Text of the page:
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Upflying is correct. And it sounds like most have never taken a course. Slow riding is the key to finding yer balance and control. You should be able to ride with yer handle bar pegged around in circles and figure 8's all day at 1 to 5 mph. You would find this out in the beginners course along with how, when, and why you use 4 fingers only on yer brakes. After you mastered the basics go take an advanced course. I ride with some guys who have been riding fer more years than I have been alive, and they still don't know what their doing. Putting their feet out 50 ft before a stop. No offence peeps but if you never took a course you should. It could save yer life. Everyone should know what SIPDE is. Scan Identify Predict Decide Execute. Just because you take yer ride out and make it home does not mean you can handle yer ride in the safest way possible. Then again I took a bunch of courses and still ride like a nut and do a buck + all the time so what the hell do I know. :cool:
 

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wyodude, about dropping Police training bikes. I went to the HD/Northwestern school. I dropped mine at least 100 times in 2 weeks. However, a guy a work with rode the whole two weeks without dropping his once.
 

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xxxflhrci said:
wyodude, about dropping Police training bikes. I went to the HD/Northwestern school. I dropped mine at least 100 times in 2 weeks. However, a guy a work with rode the whole two weeks without dropping his once.
100 times!:eek: Whoa!

Is this HD/Northwestern school the normal HD riders program or is it a special program for LEOs?

Is it not true that motorcycle cops get some significantly advanced rider training?

It would be cool if this were available to Joe Public. Hum, maybe we could start a business. Hire some ex-LEO motorcycle officers as instructors and..... I'm sure the insurance would be prohibitive.:rolleyes:


regards,
wyo
 

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wyo, It was for cops only. HD provides the bikes and the mechanic. Intructors are cops. It was very intense. I went into the course thinking with all the riding that I had done, it would be easy. I was humbled quickly. Most courses were at walking speed. But they say, how can you ride a bike fast if you can't ride it slow. Did a lot of wrecking. Bikes were on the ground all of the time (Road Kings and Dyna Defenders). An instructor broke his shoulder during a high speed braking exercise demo. We watched him hit the ground a 55 mph. All in all, I passed. I can say that I apply what I learned when I ride.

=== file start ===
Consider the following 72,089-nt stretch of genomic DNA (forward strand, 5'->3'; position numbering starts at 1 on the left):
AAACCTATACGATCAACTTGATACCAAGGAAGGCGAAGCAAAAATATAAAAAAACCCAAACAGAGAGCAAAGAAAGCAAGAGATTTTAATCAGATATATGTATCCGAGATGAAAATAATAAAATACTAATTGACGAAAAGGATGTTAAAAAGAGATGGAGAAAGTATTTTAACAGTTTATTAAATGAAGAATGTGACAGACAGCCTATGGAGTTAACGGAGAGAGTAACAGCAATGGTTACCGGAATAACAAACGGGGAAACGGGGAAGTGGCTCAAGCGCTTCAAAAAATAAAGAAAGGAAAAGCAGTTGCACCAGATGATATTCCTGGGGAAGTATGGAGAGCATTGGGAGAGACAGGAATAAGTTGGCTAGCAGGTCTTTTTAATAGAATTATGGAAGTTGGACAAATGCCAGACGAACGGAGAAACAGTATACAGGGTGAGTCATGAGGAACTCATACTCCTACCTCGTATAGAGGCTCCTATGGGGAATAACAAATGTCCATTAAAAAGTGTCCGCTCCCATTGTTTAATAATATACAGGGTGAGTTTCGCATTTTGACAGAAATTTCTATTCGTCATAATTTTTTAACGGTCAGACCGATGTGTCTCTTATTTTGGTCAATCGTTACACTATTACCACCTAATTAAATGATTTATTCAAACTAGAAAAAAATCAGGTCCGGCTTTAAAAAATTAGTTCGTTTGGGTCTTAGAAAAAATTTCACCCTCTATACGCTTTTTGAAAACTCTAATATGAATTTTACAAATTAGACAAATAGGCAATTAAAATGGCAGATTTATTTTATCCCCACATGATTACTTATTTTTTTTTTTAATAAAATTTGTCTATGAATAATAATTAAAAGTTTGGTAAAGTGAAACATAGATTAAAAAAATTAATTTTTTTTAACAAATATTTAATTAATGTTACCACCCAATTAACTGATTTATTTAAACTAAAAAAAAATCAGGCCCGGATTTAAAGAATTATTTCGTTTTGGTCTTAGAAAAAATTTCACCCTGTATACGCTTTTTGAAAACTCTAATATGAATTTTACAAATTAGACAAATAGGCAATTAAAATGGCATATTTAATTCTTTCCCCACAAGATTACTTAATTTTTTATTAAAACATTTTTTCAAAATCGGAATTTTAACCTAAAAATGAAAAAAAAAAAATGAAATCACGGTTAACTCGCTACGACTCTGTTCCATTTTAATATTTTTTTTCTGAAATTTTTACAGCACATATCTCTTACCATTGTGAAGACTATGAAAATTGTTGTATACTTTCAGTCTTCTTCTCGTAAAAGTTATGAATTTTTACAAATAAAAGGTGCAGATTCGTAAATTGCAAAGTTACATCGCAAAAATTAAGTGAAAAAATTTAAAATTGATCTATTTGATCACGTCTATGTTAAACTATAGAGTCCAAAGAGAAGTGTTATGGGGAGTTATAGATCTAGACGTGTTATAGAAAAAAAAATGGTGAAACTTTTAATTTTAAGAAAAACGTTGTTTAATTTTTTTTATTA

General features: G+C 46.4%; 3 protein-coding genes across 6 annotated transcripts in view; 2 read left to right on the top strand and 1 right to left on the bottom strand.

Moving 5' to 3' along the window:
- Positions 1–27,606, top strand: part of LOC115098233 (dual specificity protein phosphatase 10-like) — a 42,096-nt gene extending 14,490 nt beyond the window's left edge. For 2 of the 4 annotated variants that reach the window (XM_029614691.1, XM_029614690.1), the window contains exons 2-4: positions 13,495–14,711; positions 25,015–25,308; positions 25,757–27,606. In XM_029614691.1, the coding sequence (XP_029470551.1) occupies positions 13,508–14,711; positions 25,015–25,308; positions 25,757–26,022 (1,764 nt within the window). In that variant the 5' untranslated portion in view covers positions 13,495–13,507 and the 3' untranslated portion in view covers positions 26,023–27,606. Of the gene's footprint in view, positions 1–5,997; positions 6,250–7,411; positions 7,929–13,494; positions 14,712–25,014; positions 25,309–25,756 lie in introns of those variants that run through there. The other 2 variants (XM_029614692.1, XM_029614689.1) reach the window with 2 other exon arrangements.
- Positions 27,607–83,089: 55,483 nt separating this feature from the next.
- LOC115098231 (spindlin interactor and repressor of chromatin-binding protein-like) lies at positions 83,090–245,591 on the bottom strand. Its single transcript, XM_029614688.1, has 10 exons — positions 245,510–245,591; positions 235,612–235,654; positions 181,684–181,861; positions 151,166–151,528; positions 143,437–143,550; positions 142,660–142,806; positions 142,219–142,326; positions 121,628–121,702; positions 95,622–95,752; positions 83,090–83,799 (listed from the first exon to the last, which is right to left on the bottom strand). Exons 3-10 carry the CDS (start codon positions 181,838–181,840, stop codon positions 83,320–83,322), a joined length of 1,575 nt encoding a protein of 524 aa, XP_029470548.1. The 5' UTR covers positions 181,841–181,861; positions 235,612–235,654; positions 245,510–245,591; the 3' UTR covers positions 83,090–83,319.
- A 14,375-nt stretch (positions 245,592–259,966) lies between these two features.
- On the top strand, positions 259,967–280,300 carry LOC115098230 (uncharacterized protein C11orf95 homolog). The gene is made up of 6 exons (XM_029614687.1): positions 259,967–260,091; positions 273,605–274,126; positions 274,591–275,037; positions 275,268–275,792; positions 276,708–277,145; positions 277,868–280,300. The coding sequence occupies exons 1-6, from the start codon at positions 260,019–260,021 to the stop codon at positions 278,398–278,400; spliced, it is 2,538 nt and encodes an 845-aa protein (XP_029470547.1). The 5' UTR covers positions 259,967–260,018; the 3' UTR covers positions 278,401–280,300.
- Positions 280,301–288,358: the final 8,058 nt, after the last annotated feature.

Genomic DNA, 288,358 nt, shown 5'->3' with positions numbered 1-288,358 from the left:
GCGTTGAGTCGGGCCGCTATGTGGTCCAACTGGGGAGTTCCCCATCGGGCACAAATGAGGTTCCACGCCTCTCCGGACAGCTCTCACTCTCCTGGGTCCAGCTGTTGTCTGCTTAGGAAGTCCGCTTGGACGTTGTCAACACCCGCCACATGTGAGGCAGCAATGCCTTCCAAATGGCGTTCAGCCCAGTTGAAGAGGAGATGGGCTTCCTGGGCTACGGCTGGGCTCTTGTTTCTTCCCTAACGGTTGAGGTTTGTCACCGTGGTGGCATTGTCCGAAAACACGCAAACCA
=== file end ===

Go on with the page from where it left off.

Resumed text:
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The Jerry "Motorman" Palladino video is excellent (video quality is a little iffy, but the info and his skill is great). He subscribes to the theory that anyone can ride fast (the gyroscopic effect takes care of that) with no problems. However slow speed manuvering is another problem altogether ....reference the numerous threads on dropping bikes @ low speed. I found that after watching the video a couple of times & trying some of the exercises, my handling skill improved. I plan on working throught the rest of the exercises when I get time.

The short video sequences on his site are pretty good too!
http://www.ridelikeapro.com/
 

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Checked out the video. Just looking at the pictures on the sight. I can tell that he is passing along Motor patrol techniques. It will be hard to practice those skills on a bike w/o dropping it. But I can say HD crash bars will save the bike. It would suck dropping your own bike. However, it was great dropping somebody else's.